Corel's merger with Borland/Inprise has fallen through because of "significant changes" that have occurred since the merger agreement.

This news comes soon after Corel said in an SEC filing that if the merger didn't go ahead - and other sources of financing weren't found - the company could run out of cash within the next three months.

Under the terms of February's merger agreement, Inprise/Borland shareholders would have received 0.747 of a Corel share for each share of Inprise/Borland stock. At the time, the stock was trading in the region of $20. However, Corel's share price dropped sharply after this, and the company reported first-quarter losses. This prompted Inprise/Borland to re-evaluate the transaction.

In its latest statement, Corel said that it has decided it’s in its best interest to terminate the agreement, but both companies are "parting on amicable terms and will continue to pursue opportunities for ongoing partnerships".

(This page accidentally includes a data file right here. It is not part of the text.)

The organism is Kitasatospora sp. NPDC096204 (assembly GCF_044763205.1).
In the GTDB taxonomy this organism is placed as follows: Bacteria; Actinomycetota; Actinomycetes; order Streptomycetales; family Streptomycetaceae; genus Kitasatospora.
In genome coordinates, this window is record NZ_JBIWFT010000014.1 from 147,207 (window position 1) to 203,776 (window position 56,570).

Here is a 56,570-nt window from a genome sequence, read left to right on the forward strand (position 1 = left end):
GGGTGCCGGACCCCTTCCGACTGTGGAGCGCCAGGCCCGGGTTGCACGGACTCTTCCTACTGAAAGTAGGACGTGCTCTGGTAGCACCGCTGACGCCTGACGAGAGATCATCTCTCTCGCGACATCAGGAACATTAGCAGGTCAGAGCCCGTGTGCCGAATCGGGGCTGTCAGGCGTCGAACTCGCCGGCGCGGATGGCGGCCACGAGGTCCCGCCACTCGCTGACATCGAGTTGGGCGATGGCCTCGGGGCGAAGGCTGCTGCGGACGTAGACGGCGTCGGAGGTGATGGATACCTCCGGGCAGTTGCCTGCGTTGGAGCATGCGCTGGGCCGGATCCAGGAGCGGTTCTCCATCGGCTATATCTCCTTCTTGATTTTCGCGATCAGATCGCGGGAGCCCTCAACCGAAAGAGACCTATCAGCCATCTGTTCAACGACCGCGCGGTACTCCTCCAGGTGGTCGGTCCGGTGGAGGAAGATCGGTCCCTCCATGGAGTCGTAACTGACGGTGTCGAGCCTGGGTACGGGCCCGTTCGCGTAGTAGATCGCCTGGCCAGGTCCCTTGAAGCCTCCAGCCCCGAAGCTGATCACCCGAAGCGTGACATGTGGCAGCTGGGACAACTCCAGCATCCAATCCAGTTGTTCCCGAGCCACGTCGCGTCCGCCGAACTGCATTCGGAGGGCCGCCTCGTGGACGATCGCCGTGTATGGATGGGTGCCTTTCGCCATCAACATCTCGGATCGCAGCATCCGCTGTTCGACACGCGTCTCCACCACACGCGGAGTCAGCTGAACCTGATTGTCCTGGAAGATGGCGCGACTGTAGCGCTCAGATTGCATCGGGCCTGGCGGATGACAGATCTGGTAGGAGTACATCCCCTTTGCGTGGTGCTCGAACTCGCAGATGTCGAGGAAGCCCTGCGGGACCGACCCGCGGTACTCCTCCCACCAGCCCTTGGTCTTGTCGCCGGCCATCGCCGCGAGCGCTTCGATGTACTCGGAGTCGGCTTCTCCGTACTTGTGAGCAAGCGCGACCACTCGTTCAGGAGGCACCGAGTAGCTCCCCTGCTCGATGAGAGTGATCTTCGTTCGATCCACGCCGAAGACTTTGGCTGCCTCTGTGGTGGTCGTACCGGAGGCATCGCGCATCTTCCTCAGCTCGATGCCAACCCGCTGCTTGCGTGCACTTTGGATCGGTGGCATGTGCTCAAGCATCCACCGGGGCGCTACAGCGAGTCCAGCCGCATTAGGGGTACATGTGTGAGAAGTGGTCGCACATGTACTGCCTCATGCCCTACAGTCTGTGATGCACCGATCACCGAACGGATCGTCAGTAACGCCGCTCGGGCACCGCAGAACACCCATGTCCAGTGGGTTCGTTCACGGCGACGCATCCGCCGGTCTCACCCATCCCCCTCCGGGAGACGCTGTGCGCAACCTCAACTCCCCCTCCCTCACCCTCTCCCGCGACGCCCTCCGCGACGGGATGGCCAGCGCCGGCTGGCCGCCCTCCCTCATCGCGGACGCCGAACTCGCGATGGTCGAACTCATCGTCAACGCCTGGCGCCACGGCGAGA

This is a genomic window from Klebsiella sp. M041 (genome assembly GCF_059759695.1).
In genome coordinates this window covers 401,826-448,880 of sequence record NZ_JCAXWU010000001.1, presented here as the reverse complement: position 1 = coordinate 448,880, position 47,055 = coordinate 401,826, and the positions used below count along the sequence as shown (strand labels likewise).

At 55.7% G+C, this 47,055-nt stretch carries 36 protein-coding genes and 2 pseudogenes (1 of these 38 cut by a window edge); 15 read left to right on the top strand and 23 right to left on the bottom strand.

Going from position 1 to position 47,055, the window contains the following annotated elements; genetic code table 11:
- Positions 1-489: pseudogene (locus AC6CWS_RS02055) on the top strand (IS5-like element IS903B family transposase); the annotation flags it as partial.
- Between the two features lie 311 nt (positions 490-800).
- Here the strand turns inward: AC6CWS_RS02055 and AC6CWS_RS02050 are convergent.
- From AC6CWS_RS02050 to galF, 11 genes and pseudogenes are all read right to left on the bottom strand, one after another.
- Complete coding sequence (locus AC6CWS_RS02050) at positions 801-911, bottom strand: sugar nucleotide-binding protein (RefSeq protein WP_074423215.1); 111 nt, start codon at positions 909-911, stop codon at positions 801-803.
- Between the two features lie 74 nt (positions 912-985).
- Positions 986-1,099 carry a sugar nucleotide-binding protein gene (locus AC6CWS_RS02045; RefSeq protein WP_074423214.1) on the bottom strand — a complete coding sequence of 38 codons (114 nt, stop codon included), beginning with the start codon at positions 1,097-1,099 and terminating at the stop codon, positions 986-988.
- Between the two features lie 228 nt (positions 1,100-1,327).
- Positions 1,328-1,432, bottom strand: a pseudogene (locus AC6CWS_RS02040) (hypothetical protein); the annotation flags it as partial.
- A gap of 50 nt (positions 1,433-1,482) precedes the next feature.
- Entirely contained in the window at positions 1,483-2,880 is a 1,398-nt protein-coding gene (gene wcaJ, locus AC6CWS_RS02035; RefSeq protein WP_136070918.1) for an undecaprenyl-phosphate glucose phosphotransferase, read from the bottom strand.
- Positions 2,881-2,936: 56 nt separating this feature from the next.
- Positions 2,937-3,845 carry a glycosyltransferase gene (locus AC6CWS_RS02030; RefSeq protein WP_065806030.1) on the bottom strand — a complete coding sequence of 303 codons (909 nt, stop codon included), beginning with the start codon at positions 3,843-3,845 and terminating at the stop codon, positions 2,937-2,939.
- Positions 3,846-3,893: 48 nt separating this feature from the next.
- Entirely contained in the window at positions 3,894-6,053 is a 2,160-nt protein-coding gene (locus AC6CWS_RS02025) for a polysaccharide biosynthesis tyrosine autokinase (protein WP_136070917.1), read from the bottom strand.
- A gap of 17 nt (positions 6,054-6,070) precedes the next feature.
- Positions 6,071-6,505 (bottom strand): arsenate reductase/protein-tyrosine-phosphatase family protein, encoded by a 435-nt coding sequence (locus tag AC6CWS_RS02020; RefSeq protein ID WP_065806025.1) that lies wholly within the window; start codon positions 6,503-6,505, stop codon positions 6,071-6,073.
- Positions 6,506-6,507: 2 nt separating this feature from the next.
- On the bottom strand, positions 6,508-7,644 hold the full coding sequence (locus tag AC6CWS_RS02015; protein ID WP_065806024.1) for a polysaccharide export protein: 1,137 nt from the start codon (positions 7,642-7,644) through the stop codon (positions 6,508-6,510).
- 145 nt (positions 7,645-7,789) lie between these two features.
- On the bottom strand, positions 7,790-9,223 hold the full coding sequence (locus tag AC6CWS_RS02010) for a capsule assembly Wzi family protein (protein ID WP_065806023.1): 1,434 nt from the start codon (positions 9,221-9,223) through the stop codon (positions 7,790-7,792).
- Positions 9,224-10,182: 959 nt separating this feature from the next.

The statement goes on to say that Corel will now fully evaluate offers of alternative financing that it has recently received. It's also planning to realign its cost structure to support current revenue expectations and long-term strategic goals. The company expects to save around $40 million on an "annualized" basis.